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FEBRUARY 1, 2017
Sally Yates got what she deserved - fired. President Donald Trump fired acting Attorney General Sally Yates Monday night for "refusing to enforce a legal order designed to protect the citizens of the United States," the White House said. "(Yates) has betrayed the Department of Justice," the White House statement said. Dana Boente, US attorney for the Eastern District of Virginia, was sworn in at 9 p.m. ET, per an administration official. A few hours later, Boente issued a statement rescinding Yates' order, instructing DOJ lawyers to "defend the lawful orders of our President."
Trump didn't call Yates to dismiss her, she was informed by hand-delivered letter, according to a different administration official. The move set up a clash between the White House and Yates, who was appointed by President Barack Obama and was set to serve until Sen. Jeff Sessions, Trump's nominee for attorney general, if confirmed.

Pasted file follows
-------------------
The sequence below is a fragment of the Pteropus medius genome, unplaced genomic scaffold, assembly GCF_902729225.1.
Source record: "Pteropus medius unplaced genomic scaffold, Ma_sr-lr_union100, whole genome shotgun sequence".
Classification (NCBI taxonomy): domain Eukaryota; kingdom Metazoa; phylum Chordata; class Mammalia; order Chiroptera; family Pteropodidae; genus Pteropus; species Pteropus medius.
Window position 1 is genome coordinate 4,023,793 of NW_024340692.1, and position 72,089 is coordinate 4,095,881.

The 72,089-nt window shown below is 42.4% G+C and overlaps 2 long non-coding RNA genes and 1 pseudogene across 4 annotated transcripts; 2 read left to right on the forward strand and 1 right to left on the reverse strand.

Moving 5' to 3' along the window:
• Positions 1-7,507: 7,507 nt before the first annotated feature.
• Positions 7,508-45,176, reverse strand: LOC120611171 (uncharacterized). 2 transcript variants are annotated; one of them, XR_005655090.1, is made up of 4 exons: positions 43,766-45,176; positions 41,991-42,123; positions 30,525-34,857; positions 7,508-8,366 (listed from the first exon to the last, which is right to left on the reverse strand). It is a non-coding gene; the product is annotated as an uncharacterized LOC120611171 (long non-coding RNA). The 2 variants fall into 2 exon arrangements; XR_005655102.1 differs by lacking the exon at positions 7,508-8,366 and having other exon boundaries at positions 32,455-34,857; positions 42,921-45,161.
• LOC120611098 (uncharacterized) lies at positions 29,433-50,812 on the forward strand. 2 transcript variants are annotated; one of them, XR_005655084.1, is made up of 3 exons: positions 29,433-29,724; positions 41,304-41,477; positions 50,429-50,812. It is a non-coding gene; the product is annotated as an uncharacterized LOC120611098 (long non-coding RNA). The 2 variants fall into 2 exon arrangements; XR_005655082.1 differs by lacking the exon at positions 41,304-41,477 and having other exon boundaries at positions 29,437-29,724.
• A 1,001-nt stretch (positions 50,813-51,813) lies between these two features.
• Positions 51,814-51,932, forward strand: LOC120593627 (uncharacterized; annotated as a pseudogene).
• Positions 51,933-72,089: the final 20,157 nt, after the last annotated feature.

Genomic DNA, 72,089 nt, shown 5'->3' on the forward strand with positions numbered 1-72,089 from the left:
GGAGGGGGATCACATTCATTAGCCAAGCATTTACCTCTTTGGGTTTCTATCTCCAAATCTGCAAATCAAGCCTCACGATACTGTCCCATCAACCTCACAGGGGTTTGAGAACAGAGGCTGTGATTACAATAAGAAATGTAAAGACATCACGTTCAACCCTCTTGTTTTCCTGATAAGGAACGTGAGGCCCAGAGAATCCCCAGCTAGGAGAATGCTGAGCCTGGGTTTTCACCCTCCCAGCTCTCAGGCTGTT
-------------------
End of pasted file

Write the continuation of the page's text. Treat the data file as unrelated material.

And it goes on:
Sen. Jeff Sessions, Trumps current nominee
for attorney general, had warned Yates during his grilling that she might
face a crucial decision when confronting the president. Do you think
the attorney general has the responsibility to say no to the president
if he asks for something thats improper? Sessions asked Yates in the
hearing. Yates replied that she was bound by the Constitution to
do what is best for the country. I believe that the attorney general
or deputy attorney general has an obligation to follow the law and the
Constitution and give their independent legal advice to the president,
Yates replied. She was tasked to mount a legal defense for Trumps
executive order which bars immigrants from seven Muslim-dominated countries.
She refused. In a statement, Yates said she did not believe the order
was lawful, setting off a firestorm of accusations of political bias.